Based on the patterns of within-individual variability found, we believe that most acoustic features in hamster USV are dynamic signals. Dynamic signals change greatly from call to call in a matter of seconds depending on the social context and are characterized by high CVw, whereas static signals are more stable, showing low CVw, and are more likely to provide information about the long-term condition of the caller [115,116]. Typically, call rate, duration and amplitude are dynamic cues that can change rapidly depending on the urgency of the situation and reflect the current state of the caller [113,115,117,118]. Mice that were housed in isolation showed higher social motivation by emitting more and longer USV and spending more time in contact during a social interaction than mice that were housed in groups [70]. Perhaps hamsters that were more sexually motivated produced more USV that were also longer and of greater bandwidth (Fig. 4). As discussed above, males may have produced calls that were more tonal, shorter, of narrower bandwidth and lower entropy than females as a result of male fatigue, except for the higher incidence of calls with frequency jumps that may have required higher vocal effort. Although static and dynamic signals are just two ends of a continuum, dynamic signals may be giving honest information about an individual’s current motivational state, physiological condition, and stamina, as has been found in other mammal species (e.g. [114,118,119,120], while static signals may serve as more sender identity parameters [118]. Further research needs to be done to examine the role that these acoustic parameters may play in different contexts varying in the level of situational urgency or sexual motivation.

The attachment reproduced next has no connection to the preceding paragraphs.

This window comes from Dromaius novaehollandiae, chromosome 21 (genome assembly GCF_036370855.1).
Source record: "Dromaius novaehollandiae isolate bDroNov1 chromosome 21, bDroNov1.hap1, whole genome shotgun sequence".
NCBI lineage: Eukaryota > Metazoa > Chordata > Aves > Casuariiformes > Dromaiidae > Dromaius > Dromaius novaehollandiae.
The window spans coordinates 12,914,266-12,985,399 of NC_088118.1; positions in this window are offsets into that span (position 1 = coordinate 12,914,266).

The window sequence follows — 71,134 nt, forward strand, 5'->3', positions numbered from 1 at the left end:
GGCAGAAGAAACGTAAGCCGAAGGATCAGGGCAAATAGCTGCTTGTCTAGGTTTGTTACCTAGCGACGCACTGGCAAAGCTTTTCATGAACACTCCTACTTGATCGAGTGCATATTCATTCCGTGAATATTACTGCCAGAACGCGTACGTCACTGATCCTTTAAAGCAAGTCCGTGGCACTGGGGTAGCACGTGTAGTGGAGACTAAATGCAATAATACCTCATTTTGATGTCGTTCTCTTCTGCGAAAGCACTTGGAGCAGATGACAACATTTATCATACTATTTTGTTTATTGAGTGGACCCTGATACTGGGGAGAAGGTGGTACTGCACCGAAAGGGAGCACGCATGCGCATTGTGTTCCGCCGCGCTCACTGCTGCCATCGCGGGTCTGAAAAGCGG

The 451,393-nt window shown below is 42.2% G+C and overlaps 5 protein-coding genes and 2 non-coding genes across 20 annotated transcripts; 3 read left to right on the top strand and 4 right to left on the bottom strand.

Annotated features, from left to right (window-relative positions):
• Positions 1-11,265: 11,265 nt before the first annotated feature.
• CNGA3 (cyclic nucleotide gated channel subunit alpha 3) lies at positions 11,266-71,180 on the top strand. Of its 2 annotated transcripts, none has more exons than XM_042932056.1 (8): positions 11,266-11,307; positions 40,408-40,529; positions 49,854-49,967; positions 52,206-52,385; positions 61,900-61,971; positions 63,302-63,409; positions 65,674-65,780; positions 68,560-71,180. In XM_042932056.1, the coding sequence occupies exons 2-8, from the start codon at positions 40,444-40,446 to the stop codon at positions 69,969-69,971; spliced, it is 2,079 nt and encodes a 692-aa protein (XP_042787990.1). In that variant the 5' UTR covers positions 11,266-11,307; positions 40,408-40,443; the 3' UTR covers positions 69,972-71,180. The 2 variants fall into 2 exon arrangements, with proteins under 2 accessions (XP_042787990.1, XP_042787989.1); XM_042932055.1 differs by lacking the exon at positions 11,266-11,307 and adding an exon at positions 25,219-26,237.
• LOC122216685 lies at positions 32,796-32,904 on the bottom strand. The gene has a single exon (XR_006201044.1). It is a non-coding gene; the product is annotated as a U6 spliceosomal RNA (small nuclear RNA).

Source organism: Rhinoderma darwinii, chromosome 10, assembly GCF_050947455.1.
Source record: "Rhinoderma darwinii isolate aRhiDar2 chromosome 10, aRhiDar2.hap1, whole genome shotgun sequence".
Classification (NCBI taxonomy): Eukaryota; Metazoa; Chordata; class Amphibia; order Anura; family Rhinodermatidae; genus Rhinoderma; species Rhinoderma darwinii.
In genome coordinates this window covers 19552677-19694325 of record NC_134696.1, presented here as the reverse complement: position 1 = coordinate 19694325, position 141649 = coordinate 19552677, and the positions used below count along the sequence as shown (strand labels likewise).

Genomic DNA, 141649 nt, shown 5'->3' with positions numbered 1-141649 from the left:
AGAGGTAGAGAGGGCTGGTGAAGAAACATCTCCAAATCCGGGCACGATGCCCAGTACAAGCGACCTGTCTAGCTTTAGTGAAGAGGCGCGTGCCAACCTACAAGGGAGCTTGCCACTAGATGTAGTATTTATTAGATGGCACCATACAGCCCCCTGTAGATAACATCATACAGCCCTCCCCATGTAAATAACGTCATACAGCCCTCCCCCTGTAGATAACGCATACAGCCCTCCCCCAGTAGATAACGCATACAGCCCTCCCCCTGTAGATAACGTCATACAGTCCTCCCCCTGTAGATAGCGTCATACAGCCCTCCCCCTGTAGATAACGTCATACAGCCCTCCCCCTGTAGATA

The high calling rates, the high incidence of chaos, the low periodicity (low HNR values) and the high within-individual variability found in this study suggest that these vocalizations are dynamic signals that are probably modulated by the context (external factors) and the internal state of the caller (internal factors). Although the modest sex differences that we found may be the result of sexual selection, they may also be the product of a sex difference in motivation and current state of the caller. Hamster USV may function as an index of motivational state, current condition (stamina) and level of sexual arousal of the caller. The unpredictability of its natural nonlinear complexity may facilitate and maintain the receiver’s attention. Regardless of the information that hamster USV may be transmitting, it will be important to understand how this commonly produced signal during social interactions can influence the behavioral and physiological responses of the receiver.

Supporting Information

S1 Table. Eigen values, percentage of total variation and vector loading values of the acoustic parameters for the first three principal components in the PCA for the full spectrum of simple 1-note calls (X̅ ± SE).



We would like to thank Elizabeth Adkins-Regan for advice and support during the writing process. We deeply thank the helpful comments for improving the data analysis and writing of this manuscript from Mike Webster, Emma Greig, Jenélle Dowling, Joan Johnston, Frank Castelli and Gregory Peters. Thanks for the advice in the interpretation of the acoustical data to Russell Charif, Andrew Bass, Ben Arthur, Tobias Riede and Jack Bradbury.

Author Contributions

Conceived and designed the experiments: MFV REJ. Performed the experiments: MFV. Analyzed the data: MFV. Contributed reagents/materials/analysis tools: MFV REJ. Wrote the paper: MFV.